Eckhardt calls for ‘laser focus’ on eastern Travis County needs in 2018

Feb 08, 2018
Nick Wagner
Travis County Judge Sarah Eckhardt gives her State of the County address Thursday evening. NICK WAGNER / AMERICAN-STATESMAN

Better jobs, better roads and transit options, more health care and a “vibrant food hub” are overdue — but on their way — to eastern Travis County, County Judge Sarah Eckhardt declared Thursday evening.

“Families in Northeast and Southeast Travis County deserve to share in the prosperity that they helped build,” Eckhardt said in her State of the County address. “In 2018, I will put a laser focus on communities and projects with the highest probability of putting prosperity in reach of those families.”

Those projects ranged from conceptual ideas to plans already in motion. Eckhardt pointed to last year’s $185 million roads, parks and drainage bond package, which contained projects primarily in eastern parts of the county. It passed with more than 70 percent of the vote.

Eckhardt pledged that all bond projects would be “underway if not completed” by 2023. The county has tried to expedite that process by hiring a private consultant-led project management team, Eckhardt said.

READ ALSO: With Travis bonds approved, officials look to jump-start projects

She also cited the Master Community Workforce Plan, a joint project with the city of Austin and nonprofit Workforce Solutions Capital Area, that sets a goal of training and placing 10,000 low-income Travis County residents in middle-skill jobs by 2021.

“Taken as a whole, Travis County households enjoy higher income, higher education and the benefits that have established Austin and Central Texas as among the top places to live in the U.S.,” Eckhardt said. “Yet too few of the hard-working families in eastern Travis County have access to a good education and a job with decent wages and benefits.”

Eckhardt said the county will work with the city, Capital Metro and the Central Texas Regional Mobility Authority to improve transportation and expand transit in east Travis County.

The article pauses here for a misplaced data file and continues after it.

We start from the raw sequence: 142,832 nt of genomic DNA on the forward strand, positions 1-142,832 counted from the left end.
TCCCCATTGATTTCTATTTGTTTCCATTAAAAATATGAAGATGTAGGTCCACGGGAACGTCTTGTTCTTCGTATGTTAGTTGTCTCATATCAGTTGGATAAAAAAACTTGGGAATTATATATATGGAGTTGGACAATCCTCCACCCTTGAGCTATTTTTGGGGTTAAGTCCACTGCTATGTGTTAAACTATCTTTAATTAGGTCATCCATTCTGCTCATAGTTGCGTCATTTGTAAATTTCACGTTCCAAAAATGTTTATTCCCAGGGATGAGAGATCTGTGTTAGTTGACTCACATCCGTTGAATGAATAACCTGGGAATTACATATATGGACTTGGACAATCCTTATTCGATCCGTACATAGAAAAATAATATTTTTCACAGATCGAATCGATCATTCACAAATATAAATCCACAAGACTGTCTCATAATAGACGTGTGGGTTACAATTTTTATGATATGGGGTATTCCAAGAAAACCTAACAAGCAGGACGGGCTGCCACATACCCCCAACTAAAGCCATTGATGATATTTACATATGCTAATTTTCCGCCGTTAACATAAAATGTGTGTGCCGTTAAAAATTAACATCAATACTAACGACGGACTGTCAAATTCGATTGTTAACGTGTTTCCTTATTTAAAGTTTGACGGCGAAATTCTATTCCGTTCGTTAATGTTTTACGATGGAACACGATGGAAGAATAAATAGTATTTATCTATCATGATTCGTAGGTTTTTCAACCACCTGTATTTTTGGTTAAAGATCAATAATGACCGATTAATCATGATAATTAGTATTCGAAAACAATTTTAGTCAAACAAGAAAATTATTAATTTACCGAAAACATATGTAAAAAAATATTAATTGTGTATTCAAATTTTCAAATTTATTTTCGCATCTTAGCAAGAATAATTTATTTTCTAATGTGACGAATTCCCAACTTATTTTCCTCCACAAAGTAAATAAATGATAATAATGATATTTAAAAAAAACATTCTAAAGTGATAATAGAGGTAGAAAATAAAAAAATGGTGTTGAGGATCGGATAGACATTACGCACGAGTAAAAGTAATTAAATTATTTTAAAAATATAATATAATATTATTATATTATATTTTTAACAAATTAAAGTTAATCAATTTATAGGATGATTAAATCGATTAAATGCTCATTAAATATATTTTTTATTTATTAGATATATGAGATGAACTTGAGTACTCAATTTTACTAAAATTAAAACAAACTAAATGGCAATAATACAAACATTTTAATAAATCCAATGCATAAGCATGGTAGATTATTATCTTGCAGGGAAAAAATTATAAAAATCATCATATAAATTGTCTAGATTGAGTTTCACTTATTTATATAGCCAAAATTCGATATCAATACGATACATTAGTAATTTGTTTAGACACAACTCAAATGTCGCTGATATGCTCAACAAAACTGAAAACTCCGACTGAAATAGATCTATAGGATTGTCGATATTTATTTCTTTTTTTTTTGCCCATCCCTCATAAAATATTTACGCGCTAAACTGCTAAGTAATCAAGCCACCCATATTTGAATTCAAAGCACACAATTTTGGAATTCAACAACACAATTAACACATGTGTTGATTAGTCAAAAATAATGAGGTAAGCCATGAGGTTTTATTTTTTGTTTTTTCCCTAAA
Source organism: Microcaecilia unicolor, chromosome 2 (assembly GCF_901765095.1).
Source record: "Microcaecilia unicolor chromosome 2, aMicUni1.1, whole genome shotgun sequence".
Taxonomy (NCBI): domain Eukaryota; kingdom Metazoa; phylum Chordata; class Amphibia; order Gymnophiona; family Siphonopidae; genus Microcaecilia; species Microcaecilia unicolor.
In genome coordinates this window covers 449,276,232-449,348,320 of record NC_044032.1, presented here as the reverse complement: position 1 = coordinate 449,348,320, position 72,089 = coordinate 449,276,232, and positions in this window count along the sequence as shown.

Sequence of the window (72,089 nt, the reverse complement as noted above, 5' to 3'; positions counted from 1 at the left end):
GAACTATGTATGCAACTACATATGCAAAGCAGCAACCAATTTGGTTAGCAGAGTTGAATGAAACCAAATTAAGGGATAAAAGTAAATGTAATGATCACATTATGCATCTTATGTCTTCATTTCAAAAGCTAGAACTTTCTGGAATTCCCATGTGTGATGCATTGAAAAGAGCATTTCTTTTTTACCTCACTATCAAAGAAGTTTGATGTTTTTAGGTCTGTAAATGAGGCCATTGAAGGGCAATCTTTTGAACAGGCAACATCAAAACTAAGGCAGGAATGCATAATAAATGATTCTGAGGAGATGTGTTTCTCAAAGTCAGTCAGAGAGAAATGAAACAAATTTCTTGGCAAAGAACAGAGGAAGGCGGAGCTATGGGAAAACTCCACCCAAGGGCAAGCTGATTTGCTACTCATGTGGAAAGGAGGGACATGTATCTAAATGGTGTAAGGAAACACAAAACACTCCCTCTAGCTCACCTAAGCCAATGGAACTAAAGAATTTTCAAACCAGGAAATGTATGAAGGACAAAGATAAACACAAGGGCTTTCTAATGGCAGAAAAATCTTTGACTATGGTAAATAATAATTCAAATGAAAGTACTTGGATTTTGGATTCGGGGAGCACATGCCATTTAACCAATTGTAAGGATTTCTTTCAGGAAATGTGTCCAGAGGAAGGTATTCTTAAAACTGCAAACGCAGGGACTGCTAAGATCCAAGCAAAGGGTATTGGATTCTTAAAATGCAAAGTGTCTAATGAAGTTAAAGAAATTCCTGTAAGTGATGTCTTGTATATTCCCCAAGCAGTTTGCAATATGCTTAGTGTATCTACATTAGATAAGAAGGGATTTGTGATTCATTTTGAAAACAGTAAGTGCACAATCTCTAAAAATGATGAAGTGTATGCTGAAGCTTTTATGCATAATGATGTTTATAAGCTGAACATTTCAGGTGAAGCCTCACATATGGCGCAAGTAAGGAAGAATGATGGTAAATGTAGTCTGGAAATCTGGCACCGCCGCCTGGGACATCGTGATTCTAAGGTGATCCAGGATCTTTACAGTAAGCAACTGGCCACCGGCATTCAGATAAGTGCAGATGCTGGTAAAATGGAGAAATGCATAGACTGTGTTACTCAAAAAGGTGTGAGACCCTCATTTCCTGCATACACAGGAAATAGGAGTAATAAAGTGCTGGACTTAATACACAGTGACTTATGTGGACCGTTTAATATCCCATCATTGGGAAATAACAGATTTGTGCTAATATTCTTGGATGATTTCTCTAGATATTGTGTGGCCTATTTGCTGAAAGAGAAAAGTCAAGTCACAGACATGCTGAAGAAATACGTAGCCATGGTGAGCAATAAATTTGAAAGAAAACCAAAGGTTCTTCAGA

The county, she said, has also done work to reduce another key disparity: health care access. To that end, she said, the county allowed Central Health, the county’s health care district, to create a Del Valle clinic by lending out the Travis County Employee Healthcare Clinic site on FM 973 for two days a week.

In collaboration with Austin City Council Member Delia Garza, Eckhardt said she also hoped to create a “vibrant regional food hub” in southeastern Travis County by working with local farms and small businesses.

Eckhardt also announced that Integral Care, the county’s mental health authority, received a $2.5 million grant from the state for a pilot jail diversion program that provides support services for defendants dealing with mental illness.

Eckhardt also used the address to review the peaks and valleys of 2017. She applauded the volunteer first responders and private citizens who helped their neighbors during Hurricane Harvey. In the last year, Eckhardt said Travis County has updated its emergency plans.

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Some of the accomplishments of 2017 that Eckhardt cited included the opening of the new medical examiner’s facility off of Springdale Road and the Bee Creek Sports Complex in Southwest Travis County that will open in 2020 after being approved as a 2017 bond project.

Eckhardt also criticized federal and state measures that led to “dysfunctional tax policies” and “crippling of local control,” alluding to the state’s school finance formula that has led to the school portion of many residents’ tax bills soaring as well as talk among state lawmakers about reining in property taxes by limiting cities and counties from raising more revenue.

“Sharing power, sharing responsibility, sharing prosperity is the genius of a democratic nation,” Eckhardt said. “We have the courage to share in Travis County. Let’s show the region, the state and the nation how it’s done, y’all.”